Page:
Do You Need a Degree to Be an ASL Interpreter?

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ASL interpreters use sign language to communicate for the deaf.
ASL interpreters use sign language to communicate for the deaf. (Image: Stockbyte/Stockbyte/Getty Images)

An ASL, or American Sign Language, interpreter uses hand motions to translate the English language into American Sign Language. ASL interpreters are needed to interpret communication from individuals who are deaf to individuals who are able to hear the English language, and vice versa. A variety of different industries use ASL interpreters, including schools, mental health facilities and courts.

Skills

ASL interpreters must be fluent in two languages: English and American Sign Language. ASL interpreters are required to be able communicate effectively with deaf persons, sometimes using facial expressions and physical gestures to help communicate the language and transmit the content of the speakers. Essential skills needed to work as an ASL interpreter include listening skills and the ability to memorize what each speaker is trying to communicate.

Qualifications

Employers usually require individuals to have a college degree; colleges and universities often offer degree programs in communications or English with the option of learning sign language as a foreign language. Certain colleges and universities offer associate or bachelor’s degree programs in American Sign Language. Also, certain vocational schools offer adult education courses in interpreting. Employers may require candidates for the position to also have a specific amount of work experience in a particular interpreting industry, such as the legal, medical or theatrical industry.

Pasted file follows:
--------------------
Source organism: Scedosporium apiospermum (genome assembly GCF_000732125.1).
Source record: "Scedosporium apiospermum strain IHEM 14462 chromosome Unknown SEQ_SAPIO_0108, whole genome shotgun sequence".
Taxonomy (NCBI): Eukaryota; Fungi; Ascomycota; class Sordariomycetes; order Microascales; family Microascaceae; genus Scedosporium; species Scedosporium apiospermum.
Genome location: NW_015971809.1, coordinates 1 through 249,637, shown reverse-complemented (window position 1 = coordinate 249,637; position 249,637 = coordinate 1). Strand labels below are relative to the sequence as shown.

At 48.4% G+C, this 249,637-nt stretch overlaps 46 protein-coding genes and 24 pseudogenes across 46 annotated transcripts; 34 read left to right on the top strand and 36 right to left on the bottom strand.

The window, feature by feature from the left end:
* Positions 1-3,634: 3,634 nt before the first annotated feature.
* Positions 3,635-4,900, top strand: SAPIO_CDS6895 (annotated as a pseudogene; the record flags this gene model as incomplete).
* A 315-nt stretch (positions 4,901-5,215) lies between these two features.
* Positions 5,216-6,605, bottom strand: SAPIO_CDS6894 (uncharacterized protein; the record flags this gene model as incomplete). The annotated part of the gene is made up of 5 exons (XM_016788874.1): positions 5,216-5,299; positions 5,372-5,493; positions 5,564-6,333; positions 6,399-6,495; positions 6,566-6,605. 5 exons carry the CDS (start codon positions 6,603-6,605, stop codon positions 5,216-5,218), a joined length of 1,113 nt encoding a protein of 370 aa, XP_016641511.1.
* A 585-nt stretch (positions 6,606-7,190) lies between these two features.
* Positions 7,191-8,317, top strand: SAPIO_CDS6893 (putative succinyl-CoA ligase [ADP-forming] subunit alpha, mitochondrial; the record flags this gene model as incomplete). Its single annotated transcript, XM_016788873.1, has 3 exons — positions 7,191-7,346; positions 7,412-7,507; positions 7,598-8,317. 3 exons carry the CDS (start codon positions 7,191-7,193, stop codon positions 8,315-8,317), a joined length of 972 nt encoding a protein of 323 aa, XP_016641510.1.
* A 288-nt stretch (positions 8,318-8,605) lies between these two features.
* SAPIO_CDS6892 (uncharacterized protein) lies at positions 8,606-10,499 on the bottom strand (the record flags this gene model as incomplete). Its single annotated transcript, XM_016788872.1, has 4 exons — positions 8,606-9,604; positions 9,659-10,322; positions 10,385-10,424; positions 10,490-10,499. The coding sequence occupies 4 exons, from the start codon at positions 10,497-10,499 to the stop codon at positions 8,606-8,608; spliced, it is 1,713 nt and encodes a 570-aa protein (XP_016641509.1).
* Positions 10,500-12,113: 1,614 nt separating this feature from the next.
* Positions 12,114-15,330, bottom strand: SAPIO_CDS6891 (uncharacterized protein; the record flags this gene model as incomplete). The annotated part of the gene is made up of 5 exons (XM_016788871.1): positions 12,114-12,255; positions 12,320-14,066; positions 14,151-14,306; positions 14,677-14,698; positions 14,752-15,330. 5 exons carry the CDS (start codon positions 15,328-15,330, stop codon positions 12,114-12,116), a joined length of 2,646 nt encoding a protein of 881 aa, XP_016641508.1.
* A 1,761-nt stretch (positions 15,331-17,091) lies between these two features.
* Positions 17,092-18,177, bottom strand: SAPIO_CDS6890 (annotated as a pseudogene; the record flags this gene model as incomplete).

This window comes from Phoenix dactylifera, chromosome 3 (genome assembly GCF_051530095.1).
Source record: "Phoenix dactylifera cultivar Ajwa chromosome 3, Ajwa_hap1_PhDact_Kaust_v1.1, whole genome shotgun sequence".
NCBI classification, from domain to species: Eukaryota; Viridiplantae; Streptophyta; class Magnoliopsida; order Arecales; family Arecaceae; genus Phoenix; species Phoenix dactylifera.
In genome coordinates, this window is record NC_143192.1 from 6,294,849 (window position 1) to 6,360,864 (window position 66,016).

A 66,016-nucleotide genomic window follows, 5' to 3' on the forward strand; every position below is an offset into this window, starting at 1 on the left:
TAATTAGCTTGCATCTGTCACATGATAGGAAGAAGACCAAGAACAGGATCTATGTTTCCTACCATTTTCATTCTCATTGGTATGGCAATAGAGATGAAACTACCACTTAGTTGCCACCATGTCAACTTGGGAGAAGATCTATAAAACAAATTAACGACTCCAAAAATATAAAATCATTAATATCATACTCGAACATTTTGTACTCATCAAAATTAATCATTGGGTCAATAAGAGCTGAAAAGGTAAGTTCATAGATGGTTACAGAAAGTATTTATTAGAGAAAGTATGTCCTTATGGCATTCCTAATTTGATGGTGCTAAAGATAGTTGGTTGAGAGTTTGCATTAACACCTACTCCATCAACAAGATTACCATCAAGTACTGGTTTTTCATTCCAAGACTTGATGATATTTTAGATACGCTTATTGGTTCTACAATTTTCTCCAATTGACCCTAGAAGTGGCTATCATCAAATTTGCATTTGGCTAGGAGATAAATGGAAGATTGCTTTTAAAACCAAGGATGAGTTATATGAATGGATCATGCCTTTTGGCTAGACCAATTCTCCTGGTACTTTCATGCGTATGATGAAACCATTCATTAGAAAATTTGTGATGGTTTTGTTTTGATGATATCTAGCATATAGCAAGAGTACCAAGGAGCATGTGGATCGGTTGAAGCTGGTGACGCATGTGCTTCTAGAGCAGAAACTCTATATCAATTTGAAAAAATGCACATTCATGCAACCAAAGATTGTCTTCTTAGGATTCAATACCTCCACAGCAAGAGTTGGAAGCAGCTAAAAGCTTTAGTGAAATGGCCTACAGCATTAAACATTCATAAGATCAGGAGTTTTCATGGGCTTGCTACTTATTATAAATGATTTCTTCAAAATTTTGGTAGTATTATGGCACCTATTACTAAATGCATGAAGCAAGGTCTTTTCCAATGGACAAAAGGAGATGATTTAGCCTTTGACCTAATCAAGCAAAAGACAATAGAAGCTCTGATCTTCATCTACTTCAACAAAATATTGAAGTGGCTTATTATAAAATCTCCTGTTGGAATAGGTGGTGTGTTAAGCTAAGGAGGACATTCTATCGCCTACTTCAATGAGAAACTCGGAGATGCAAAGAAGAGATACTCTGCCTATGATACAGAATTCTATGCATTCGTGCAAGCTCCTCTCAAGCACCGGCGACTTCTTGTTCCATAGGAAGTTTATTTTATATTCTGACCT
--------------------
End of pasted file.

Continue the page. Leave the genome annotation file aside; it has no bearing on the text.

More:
Certification

Becoming a certified ASL interpreter isn't a requirement to work as an interpreter. However, certification gives you access to different employment opportunities, and the certification may help you earn a higher-than-average salary in the profession. The Registry of Interpreters for the Deaf and the National Association of the Deaf offer certification programs to certify ASL interpreters. These associations also offer specialty certifications in legal interpreting, speech reading and deaf-to-deaf interpreting. Other associations that offer certification programs in interpreting are the American Translators Association and the National Association of Judiciary Interpreters and Translators.

Employment and Salary

The Bureau of Labor Statistics reports that interpreters and translators held 50,900 jobs in 2008, and they're expected to hold 62,200 jobs by 2018, which is a 22 percent increase in employment over the course of a decade. The Bureau of Labor Statistics also reveals that the median annual salary for interpreters and translators was $38,850 in 2008.

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